During American Heart Month, we focus on making our hearts healthier and stronger. Heart disease is the No. 1 cause of death for both men and women, so it is of particular importance to educate yourself and those you love on heart health.

Here are a some key facts to know about heart disease from the Centers for Disease Control:

  • About 600,000 people in the United States die from heart disease each year, which translates to one in four deaths.
  • Nearly 715,000 Americans will have a heart attack this year; that's one every 40 seconds.
  • The financial burden of heart disease in the United States is about $200 billion each year.

Below, we've put together a list of five of the best heart-health charities. (You can check Charity Navigator for a more complete list of researched and rated organizations.)

  • American Heart Association: The AHA is probably the most vocal educator on the topic of heart disease. It is a voluntary health agency with a mission to “build healthier lives, free of cardiovascular diseases and stroke.” Its leaders have a track record of being very transparent about how they spend their money, so you know where your donation is going. If you check their website, you can see how financial support is divided, as well as the kinds of outreach and research they’re doing. And, with their Go Red campaign, the AHA has been instrumental in advocating heart health for women and educating the population on just how big a killer heart disease is among women. (4-star ranking on Charity Navigator)
  • Masonic Medical Research Laboratory: The Masonic Medical Research Laboratory's mission is “to conduct high-quality basic medical research aimed at generating knowledge and information necessary for development of the medical cures and treatments of tomorrow.” Its areas of research include ischemic heart disease, cardiac arrhythmias, sudden cardiac arrest and other aspects of cardiovascular disease. The nonprofit is highly transparent, and a high percentage of donations goes toward program expenses. (3-star ranking on Charity Navigator)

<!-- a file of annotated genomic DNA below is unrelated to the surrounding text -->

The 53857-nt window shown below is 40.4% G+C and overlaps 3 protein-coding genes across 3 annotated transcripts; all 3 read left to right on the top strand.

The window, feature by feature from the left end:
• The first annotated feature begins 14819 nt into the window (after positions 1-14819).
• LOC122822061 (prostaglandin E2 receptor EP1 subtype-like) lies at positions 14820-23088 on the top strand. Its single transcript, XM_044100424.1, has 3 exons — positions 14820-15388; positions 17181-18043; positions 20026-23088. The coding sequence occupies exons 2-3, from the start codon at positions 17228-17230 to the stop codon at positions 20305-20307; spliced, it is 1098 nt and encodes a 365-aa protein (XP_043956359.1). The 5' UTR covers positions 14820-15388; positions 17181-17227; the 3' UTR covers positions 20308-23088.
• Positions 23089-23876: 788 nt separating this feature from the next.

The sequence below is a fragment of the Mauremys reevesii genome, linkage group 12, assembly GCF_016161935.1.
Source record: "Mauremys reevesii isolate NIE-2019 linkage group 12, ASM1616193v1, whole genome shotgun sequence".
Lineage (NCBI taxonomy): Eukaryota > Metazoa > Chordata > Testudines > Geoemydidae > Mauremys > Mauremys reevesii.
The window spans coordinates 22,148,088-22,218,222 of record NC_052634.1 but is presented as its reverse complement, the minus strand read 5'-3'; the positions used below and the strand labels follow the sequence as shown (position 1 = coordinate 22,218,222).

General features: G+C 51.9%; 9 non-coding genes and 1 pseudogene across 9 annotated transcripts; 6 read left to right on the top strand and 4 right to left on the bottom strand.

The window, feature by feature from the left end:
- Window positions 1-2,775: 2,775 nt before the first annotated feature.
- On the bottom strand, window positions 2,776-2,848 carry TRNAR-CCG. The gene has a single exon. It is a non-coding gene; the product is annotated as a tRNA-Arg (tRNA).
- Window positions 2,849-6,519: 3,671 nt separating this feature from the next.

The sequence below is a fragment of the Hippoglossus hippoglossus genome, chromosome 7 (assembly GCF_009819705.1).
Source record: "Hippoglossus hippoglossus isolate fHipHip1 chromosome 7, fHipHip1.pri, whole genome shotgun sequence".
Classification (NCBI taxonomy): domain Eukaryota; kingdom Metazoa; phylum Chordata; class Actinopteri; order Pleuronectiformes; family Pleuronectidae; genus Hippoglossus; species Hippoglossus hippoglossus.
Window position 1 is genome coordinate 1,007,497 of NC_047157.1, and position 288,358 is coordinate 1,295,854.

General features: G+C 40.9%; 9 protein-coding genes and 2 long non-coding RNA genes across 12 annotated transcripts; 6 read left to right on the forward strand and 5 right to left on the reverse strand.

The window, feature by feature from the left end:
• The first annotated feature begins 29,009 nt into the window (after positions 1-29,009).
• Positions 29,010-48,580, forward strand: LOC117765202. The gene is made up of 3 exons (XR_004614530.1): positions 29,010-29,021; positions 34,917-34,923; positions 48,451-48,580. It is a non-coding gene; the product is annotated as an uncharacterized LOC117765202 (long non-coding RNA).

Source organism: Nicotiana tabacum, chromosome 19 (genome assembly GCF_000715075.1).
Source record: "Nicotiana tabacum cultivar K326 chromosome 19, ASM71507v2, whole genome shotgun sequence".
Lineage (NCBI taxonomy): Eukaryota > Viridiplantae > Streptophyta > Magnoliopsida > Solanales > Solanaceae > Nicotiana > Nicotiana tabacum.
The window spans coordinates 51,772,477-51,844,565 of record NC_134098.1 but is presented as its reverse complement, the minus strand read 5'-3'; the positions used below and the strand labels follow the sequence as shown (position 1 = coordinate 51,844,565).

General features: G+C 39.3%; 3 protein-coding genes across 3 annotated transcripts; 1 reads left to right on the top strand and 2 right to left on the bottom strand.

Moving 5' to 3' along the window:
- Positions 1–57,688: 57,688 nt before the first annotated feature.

• Rockefeller University: More than a hundred years ago, John D. Rockefeller founded Rockefeller University, which is now a world-renowned center for research and education in biomedical science and other disciplines. The university has more than 70 laboratories that conduct both clinical and basic research with the mission to improve “the understanding of life for the benefit of humanity.” The university’s unique relationship with Rockefeller Hospital has linked laboratory research with bedside observation and aided in such discoveries as the confirmation of the connections between cholesterol and heart disease, and an obesity gene and the weight-regulating hormone leptin. Currently, they have clinical studies under way on heart disease and stroke, along with obesity, nutrition, weight loss and many others. (Not rated on Charity Navigator, which doesn't rate tuition-based institutions.)
  • WomenHeart: This group touts itself as “the only national organization dedicated to promoting women’s heart health through advocacy, education and patient support.” The 44 million American women who live with or are at risk of heart disease can get equal access to quality care, and WomenHeart provides women with information and resources to help them take charge of their own heart health. (3-star ranking on Charity Navigator)
  • National Stroke Association: This group provides “education, services and community-based activities in prevention, treatment, rehabilitation and recovery. Organization representatives serve everyone affected by stroke in the U.S., including those at risk, patients, health care providers, stroke survivors, as well as their families and caregivers. This organization gives Americans life-saving tools to prevent stroke. (3-star ranking on Charity Navigator)